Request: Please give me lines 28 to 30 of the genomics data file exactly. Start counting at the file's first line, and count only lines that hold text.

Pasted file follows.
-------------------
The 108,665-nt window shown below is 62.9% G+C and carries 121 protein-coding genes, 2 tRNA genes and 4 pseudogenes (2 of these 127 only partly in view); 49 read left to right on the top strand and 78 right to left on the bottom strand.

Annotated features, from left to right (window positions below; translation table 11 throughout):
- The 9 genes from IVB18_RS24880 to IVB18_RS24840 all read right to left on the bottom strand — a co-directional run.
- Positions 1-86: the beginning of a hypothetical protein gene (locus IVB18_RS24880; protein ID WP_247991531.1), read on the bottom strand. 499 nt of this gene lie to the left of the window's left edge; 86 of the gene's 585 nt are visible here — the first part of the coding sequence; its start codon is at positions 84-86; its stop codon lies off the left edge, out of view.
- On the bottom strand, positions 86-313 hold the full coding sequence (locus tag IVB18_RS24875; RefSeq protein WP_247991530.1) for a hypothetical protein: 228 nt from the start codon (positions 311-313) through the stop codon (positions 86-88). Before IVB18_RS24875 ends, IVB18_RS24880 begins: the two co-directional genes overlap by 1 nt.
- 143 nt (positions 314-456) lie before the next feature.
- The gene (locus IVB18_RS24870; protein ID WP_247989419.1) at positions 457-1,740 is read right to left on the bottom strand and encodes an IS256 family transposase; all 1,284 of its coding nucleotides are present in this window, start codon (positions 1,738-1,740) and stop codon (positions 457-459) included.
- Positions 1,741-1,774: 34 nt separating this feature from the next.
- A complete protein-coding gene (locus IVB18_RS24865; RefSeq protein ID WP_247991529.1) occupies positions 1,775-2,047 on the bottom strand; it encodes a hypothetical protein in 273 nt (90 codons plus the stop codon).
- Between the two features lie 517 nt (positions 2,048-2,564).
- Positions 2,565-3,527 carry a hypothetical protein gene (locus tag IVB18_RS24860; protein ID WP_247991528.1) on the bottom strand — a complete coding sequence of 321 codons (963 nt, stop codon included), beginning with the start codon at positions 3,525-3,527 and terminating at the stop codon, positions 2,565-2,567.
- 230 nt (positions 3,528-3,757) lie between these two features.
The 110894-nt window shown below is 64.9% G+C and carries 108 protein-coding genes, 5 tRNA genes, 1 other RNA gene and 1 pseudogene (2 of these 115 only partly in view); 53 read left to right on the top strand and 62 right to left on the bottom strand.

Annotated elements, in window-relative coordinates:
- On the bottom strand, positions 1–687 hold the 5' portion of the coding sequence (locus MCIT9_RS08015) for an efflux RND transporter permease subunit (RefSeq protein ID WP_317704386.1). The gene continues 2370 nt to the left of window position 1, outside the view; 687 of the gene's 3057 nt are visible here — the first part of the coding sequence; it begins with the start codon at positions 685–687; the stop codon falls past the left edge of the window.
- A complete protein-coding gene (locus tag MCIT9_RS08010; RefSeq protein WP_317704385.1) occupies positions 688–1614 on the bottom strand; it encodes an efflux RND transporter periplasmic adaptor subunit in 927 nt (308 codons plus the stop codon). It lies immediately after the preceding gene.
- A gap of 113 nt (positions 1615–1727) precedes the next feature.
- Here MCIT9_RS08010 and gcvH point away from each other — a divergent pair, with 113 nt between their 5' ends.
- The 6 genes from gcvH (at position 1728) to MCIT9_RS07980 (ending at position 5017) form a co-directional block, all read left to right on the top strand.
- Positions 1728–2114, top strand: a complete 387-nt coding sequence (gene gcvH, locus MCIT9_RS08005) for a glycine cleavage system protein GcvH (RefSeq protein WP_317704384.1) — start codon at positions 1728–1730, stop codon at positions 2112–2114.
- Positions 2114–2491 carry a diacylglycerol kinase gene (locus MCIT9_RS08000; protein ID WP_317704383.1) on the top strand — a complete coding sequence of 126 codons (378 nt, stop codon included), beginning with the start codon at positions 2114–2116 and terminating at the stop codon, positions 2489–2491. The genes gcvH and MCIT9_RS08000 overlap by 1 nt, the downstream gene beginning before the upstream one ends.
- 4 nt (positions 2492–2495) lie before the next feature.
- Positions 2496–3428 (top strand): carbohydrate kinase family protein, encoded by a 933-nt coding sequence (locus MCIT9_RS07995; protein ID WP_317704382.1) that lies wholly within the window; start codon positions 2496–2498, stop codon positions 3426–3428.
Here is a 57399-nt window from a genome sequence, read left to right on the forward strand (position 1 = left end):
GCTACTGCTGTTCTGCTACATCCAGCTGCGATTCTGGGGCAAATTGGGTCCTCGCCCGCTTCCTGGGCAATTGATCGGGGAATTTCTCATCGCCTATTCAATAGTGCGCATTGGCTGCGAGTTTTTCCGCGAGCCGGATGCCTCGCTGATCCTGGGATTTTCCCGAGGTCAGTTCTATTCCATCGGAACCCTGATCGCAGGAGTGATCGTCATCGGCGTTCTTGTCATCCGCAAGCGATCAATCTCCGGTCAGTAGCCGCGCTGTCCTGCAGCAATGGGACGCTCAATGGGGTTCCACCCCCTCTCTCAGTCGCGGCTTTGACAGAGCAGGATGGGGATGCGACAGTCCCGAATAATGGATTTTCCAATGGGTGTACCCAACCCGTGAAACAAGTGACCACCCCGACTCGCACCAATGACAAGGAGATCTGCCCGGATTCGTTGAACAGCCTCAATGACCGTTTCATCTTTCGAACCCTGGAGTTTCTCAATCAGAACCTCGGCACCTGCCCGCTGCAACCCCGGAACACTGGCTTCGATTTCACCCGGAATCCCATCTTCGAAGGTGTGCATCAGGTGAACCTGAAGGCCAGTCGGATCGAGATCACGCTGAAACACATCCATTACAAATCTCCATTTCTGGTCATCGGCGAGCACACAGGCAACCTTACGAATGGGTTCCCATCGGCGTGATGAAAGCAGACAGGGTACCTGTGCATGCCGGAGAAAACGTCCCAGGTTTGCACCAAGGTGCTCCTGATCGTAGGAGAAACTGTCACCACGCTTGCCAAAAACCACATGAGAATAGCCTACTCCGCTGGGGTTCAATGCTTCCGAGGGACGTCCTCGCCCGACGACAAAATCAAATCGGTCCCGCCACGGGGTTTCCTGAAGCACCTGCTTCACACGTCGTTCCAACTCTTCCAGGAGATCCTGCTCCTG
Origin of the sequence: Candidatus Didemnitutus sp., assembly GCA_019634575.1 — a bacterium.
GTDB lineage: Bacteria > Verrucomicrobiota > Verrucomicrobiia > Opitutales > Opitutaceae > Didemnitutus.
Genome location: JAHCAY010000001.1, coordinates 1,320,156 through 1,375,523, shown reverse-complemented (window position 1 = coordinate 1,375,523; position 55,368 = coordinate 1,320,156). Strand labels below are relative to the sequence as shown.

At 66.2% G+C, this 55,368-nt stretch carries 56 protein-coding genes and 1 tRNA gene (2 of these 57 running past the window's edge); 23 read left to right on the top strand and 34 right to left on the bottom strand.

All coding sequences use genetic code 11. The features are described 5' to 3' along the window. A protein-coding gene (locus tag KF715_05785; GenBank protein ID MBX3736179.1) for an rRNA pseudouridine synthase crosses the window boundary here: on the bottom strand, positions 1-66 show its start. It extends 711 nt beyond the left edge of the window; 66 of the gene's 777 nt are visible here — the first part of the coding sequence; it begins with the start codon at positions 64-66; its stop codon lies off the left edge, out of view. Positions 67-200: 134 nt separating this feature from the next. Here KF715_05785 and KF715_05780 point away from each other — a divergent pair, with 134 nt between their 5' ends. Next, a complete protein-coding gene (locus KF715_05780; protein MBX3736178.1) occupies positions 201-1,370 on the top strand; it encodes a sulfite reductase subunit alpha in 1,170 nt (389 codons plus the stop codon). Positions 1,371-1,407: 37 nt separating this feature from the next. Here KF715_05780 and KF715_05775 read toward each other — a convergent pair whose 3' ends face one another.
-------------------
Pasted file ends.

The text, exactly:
Genome location: JAHCAY010000001.1, coordinates 1,320,156 through 1,375,523, shown reverse-complemented (window position 1 = coordinate 1,375,523; position 55,368 = coordinate 1,320,156). Strand labels below are relative to the sequence as shown.

At 66.2% G+C, this 55,368-nt stretch carries 56 protein-coding genes and 1 tRNA gene (2 of these 57 running past the window's edge); 23 read left to right on the top strand and 34 right to left on the bottom strand.

All coding sequences use genetic code 11. The features are described 5' to 3' along the window. A protein-coding gene (locus tag KF715_05785; GenBank protein ID MBX3736179.1) for an rRNA pseudouridine synthase crosses the window boundary here: on the bottom strand, positions 1-66 show its start. It extends 711 nt beyond the left edge of the window; 66 of the gene's 777 nt are visible here — the first part of the coding sequence; it begins with the start codon at positions 64-66; its stop codon lies off the left edge, out of view. Positions 67-200: 134 nt separating this feature from the next. Here KF715_05785 and KF715_05780 point away from each other — a divergent pair, with 134 nt between their 5' ends. Next, a complete protein-coding gene (locus KF715_05780; protein MBX3736178.1) occupies positions 201-1,370 on the top strand; it encodes a sulfite reductase subunit alpha in 1,170 nt (389 codons plus the stop codon). Positions 1,371-1,407: 37 nt separating this feature from the next. Here KF715_05780 and KF715_05775 read toward each other — a convergent pair whose 3' ends face one another.